Reed switch triggers Arduino to send a command through USB to the Mac. I’ve plugged in the Blackmagic 4k to the iMac with Thunderbolt 2, getting a UHD 10 bit signal. The issue is I’m struggling with the software.

I want to find something very VERY simple, but it seems there aren’t any software solutions out there that are ready to perform one simple task: take ONE frame in dpx format. Blackmagic’s software, Media Express, only lets you save stills in 8bit TGA (it has DPX 10 bit, but only for video capture, generating many unnecessary copies of the same frame). I’ve also tried Dragonframe, but it’s too slow. Do you recommend any other software that can perform such a simple function on a Mac and work with the Blackmagic camera?

Many thanks!

I’m not sure sorry, but I’ve seen this place use the cameras often, but they have to get the projector running perfectly in time.

This guy also uses them Redirecting...

Not sure how fast the projector would be running. If it is slow, maybe consider stop motion or animation options.

Dragonframe offers a free trial, so nothing to loose.

Astronomy applications also provide some alternatives, but that camera is probably not typical.

I have used digicamcontrol, but is only available for windows and is for typical mirrorless or DSLR.

Thank you for your recommendation, Pablo. I already tried Dragonframe, as I used to do stop motion animation and thought it’d be a good option. While the quality of the frames is perfect (10-bit DPX file, huge but wonderful), it’s an incredibly slow software. It takes about 2 to 3 seconds per frame. And this is with a high-spec iMac, not a laptop or a low-powered iMac. This is why I wanted to ask if there were any alternatives, as I wanted to have continuous motion from the stepper motor rather than set up a start and stop system with the reed switch, but it seems this is apparently the only option for high resolution frame capture.

Blackmagic Media Express’ stills are good, but not good enough. Maybe for a quick scan, but not for a really high resolution one. I was thinking I could set up a three position switch and have an OFF, FAST and SLOW modes, for when I might want to do it with Media Express.

I’ll keep looking for software, but it’s highly unlikely I’ll find anything better than this. Thanks anyway!

Understood. If continuos motion is what you are looking for, things are at a different level.
For perspective, I use 12 bit raw 24MP, and the camera interface is USB2. With Digicamcontrol I was getting about 20 frames per minute!

Another alternative is to use that camera in video mode, and synchronize the projector to the framerate speed. In general, I think that continuous motion with a stepper will not yield enough speed to use the camera as such.

If using a modified projector transport, and looking for high-quality -which seems what you are after with the 4K camera and the bit depth- stop motion is way easier.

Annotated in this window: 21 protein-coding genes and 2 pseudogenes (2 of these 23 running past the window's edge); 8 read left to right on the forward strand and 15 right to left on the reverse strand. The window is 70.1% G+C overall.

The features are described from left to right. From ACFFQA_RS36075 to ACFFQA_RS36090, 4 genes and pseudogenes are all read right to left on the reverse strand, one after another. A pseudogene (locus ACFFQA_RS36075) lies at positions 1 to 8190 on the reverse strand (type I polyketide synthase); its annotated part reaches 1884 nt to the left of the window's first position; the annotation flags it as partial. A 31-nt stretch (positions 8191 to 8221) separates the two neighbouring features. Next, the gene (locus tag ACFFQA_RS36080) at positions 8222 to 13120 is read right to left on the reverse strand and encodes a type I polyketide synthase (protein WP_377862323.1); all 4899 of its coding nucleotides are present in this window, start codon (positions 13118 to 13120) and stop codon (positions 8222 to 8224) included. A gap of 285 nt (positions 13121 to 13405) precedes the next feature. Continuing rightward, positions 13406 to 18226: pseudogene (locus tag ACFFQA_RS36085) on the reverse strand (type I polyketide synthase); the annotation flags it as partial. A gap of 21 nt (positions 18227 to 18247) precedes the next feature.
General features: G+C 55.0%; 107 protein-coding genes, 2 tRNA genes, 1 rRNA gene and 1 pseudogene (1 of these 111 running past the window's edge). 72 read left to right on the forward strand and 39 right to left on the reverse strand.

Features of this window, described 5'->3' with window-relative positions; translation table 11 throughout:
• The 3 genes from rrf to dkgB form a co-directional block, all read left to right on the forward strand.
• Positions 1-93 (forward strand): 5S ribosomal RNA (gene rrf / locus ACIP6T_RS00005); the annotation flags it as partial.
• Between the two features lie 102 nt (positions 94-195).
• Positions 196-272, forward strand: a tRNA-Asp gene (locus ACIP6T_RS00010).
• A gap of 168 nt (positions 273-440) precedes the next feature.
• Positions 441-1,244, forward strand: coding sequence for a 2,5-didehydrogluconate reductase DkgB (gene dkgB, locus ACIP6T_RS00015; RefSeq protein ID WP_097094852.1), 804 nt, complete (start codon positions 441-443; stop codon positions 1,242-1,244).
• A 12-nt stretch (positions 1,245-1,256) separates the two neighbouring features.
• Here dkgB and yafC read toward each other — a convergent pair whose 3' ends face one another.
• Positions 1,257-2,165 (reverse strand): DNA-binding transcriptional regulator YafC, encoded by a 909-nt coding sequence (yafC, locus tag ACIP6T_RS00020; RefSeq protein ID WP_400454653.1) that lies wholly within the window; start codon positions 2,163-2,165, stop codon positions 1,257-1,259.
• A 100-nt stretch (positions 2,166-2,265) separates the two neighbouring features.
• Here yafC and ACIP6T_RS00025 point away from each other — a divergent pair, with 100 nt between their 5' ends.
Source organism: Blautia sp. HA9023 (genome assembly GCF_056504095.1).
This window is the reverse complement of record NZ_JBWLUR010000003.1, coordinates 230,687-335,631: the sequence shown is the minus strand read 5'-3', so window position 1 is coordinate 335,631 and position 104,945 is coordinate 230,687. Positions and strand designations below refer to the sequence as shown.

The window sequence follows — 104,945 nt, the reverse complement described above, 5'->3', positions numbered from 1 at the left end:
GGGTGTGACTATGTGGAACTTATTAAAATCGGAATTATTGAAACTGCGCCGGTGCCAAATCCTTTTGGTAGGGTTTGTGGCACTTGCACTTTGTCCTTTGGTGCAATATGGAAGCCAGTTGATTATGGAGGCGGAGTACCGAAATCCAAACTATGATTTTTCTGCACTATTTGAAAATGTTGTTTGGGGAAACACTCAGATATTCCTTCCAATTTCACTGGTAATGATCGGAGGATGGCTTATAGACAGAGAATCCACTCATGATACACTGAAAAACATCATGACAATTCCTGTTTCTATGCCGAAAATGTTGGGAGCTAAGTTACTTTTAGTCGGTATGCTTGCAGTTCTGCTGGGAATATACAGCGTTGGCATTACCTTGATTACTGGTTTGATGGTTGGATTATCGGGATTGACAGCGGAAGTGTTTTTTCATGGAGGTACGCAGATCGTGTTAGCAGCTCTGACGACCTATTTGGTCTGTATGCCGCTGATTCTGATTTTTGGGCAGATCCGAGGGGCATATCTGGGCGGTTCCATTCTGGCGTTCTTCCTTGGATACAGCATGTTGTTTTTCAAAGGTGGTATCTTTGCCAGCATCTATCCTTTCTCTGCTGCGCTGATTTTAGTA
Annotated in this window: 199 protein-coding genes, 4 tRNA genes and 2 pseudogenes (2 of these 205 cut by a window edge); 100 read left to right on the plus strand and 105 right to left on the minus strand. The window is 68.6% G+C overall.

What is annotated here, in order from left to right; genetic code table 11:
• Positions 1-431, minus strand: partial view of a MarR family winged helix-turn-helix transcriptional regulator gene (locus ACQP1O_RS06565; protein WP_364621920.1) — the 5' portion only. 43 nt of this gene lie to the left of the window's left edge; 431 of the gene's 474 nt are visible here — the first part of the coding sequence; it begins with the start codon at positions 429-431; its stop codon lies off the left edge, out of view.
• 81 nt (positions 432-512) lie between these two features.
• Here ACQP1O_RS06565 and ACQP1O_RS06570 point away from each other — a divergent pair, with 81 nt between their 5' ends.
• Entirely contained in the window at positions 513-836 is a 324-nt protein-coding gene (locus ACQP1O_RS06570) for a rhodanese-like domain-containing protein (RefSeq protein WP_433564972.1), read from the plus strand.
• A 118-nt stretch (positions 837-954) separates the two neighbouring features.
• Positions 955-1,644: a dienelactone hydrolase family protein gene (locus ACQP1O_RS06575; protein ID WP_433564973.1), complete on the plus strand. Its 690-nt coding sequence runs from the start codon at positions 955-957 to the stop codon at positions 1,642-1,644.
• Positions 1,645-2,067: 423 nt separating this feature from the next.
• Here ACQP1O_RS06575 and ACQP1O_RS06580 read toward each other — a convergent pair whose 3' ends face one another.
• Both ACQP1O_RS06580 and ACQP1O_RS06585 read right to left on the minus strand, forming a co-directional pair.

What approximate framerate are you getting out of the projector free running the stepper?

This is why I don’t understand why Dragonframe is so slow capturing each frame from the Blackmagic 4k. It’s connected with Thunderbolt 2! It should be instantaneous, like it is with Blackmagic Media Express. If you’ve got any tips on how to speed up that software, I’d really appreciate it.

I’m getting about 3-5 fps with the stepper, I can make it run faster or slower with a rotary switch.

About continuous motion, I can run the projector at 24fps because the original motor is still in the projector, with a second transport driver (stepper motor + Arduino) for when I want to scan. Best of both worlds, I guess! But I won’t be able to run the projector at 24fps for scanning this, mainly because it’s very old film, going back to 1948, edited by students. I fear running it at 24/25fps might break the edits. On the other hand, taking 1 frame every 2-4 seconds seems like it will slow the process down excessively, but if it’s the only way…

The other option I’ve thought is using a Blackmagic Pocket 6k instead of the 4k and automatically poking the stills button with a small rubber stick every time it has to take a picture (the stills feature cannot be triggered with a wire, only through the incredibly reliable Bluetooth). I really don’t understand manufacturers sometimes… why is it so hard to have basic functionality such as this?

Anyway, it seems like Blackmagic Production Camera 4k connected to Dragonframe with a start-stop transport will be the right way for really high quality scans, with the option to do a dirtier scan with Media Express if I want something quick.

Again, thanks for the help!

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Hi Diego, if you didn’t figure it out already, I love solving problems, and you have an interesting one.

I remember the Blackmagic SDI interface, but after a quick glance looks like there is nothing to trigger the still in the protocol. Keep in mind I don’t have or have used these particular cameras.

Since I don’t have one of these cameras, please forgive if what I say makes no sense.

One middle ground is to continue capture as video. Let’s say you can run the projector at 4 fps, then the resulting recording will end up with 6 frames (video frames) for every film frame (if the film is 24 fps).